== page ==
The nature of the Internet is changing rapidly as middle-class consumers get wired and more and more people become comfortable with browsing the Web. According to Jupiter, 42.5 per cent of people who've been online for two years or more are shoppers; 28.8 per cent of people who've been online for less than two years are shoppers, but only 20.5 per cent of those who've only recently gotten online buy things there. This collision of so many potential consumers with so much gee-whiz behavioral technology can only mean the ability of corporations to observe and gather and share information about us will evolve rapidly.

    It seems a bit knee-jerk, even paranoid, to worry that giant retail chains will gather vast amounts of personal data about all of us and use it to take over our lives. But it is undoubtedly true that technology is becoming less and less of a choice, and more of an overwhelming reality we can't escape from even if we want to.

    Were the United States government gathering this material about our reading habits, libertarians of every stripe from both the left and right would be felling whole forests in outrage and protest. And there is nothing to keep candidates or political parties from buying information like this or gathering their own.

    In the very linked age of computer networks, the trek from corporate to government computer isn't a very long trip. Police agencies are already using digitalized toll booth passes to monitor the comings of and goings of suspects in criminal cases.

    In America, capitalism has become a religion and ideology that surpasses even technology. If we can possibly make more money, we do. Anything we can invent, create or deploy in the service of that ideal is okay and moves ahead with little attention from journalism or government.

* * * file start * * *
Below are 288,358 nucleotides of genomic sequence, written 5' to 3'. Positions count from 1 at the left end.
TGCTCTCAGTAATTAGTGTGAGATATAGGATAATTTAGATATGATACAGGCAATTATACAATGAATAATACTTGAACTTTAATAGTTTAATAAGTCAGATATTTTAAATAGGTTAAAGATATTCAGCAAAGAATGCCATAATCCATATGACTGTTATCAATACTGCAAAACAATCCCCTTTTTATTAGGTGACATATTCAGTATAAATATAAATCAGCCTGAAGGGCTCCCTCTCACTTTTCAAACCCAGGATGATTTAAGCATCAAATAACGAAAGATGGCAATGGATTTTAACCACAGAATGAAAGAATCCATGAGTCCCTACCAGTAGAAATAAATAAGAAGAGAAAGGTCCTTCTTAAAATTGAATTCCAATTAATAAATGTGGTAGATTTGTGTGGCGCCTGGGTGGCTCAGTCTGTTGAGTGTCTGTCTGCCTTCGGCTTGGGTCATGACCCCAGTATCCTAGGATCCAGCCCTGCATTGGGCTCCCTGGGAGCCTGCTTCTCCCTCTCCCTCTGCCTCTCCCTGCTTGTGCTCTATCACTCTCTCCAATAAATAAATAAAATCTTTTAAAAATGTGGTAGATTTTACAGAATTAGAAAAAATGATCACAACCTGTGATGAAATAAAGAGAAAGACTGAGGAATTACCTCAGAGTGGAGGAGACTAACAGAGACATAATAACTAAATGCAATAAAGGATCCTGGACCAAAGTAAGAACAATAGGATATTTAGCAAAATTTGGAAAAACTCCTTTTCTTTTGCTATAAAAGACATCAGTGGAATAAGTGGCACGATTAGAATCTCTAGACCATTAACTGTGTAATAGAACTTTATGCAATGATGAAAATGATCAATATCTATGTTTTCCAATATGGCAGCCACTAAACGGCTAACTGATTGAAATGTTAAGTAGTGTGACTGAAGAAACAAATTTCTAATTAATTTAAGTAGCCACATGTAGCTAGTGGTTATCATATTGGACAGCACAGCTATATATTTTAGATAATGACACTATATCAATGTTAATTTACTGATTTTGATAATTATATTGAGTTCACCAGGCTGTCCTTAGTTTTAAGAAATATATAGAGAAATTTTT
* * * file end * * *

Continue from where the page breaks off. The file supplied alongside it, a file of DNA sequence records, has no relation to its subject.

Government de-regulation and the epidemic number of mergers, takeovers and acquisitions has led to larger, more powerful and wealthier corporations than would have been imaginable even just a few years ago. Their growth parallels the rise of the Digital Age, when techno- marketing is giving business news ways of studying and manipulating us that were not available before.

    Even if ignored, the issues seem enormous. Do we have the right to buy books in private, and keep our choices to ourselves? Do we have the right to keep our choice of mouthwash and toilet paper personal? If we wish, can we keep some or all parts of ourselves and our identities private? Do we really want to surrender these choices without any public discussion at all? Can the individual possibly stand alone with dignity and independence against these gargantuan corporations and their overwhelming ability to observe us and affect the way we behave?

    Suddenly, Winston's drama seems less remote, less of a cliche, especially his own exhausted reflections as he sat awaiting merciless justice in an Oceania jail cell: "There was truth and there was untruth, and if you clung to the truth even against the whole world, you were not mad. He was safe, everything was all right. He fell asleep murmuring "Sanity is not statistical," with the feeling that this remark contained in it a profound vision."

    Jon Katz can be e-mailed at jonkatz@bellatlantic.net